Aaron Karmin is a mental health counselor, and he recently got married. “Chicago’s been good to me,” he says. “I can’t complain. I always say, I’m a Chicago ambassador I go around and I tell people, Chicago’s a fantastic city.” I don’t know him very well—he’s the brother of an acquaintance, so I start by telling him how many of the Revision Street: America interviews touch on September 11. And right away his story fascinates.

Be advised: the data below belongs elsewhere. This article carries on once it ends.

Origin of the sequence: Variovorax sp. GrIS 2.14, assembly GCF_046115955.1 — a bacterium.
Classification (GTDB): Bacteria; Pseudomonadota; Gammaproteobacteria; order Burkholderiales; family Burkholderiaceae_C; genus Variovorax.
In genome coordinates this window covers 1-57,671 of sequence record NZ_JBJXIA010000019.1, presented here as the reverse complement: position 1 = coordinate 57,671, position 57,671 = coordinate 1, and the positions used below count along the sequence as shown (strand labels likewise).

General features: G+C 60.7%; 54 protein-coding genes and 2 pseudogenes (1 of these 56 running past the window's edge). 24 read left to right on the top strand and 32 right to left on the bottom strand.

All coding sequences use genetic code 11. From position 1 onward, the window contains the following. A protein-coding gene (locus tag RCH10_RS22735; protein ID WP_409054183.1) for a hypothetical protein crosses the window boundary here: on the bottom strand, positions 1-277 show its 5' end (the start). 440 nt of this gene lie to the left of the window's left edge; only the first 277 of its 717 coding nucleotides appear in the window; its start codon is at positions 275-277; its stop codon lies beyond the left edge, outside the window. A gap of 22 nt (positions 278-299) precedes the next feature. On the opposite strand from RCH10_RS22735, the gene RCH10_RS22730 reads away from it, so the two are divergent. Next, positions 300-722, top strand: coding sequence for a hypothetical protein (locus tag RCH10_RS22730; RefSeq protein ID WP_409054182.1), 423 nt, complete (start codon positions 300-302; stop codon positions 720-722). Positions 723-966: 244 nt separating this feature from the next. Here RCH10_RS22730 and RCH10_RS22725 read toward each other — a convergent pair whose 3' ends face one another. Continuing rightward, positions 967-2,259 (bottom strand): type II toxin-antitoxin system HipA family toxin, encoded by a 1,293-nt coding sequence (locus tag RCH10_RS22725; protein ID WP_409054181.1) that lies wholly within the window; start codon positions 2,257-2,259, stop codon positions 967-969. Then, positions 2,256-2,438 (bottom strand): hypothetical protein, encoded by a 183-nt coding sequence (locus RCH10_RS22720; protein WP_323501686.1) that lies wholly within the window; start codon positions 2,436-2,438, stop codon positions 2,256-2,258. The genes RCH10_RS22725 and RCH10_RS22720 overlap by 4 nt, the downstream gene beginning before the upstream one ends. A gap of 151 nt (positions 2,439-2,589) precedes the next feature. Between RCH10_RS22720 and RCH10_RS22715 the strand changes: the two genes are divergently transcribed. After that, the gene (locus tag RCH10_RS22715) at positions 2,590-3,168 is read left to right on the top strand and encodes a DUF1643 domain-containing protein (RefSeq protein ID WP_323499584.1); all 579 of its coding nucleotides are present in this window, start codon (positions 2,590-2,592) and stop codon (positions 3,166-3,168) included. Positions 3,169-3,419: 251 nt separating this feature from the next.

I was on the phones with people who were trying to get in touch with people in the Towers, I need you to find my cousin, my mother, my brother, my lover, my broker. Part of what I do is, I work with a counseling service, so if you work for, say, Target, you get this counseling service. Now we have JP Morgan, American Express, what have you, that were in Tower Eleven, so it wasn’t the main Twin Towers, but Tower Eleven was one of the towers that went down. So I was actually on the phone in the NBC building downtown, so it was like: When’s the other shoe gonna drop? You know, Chicago. Eventually, they let us go after they were gonna shut down the CTA. That’s where I was on September 11. Being a counselor, you get different perspectives on things.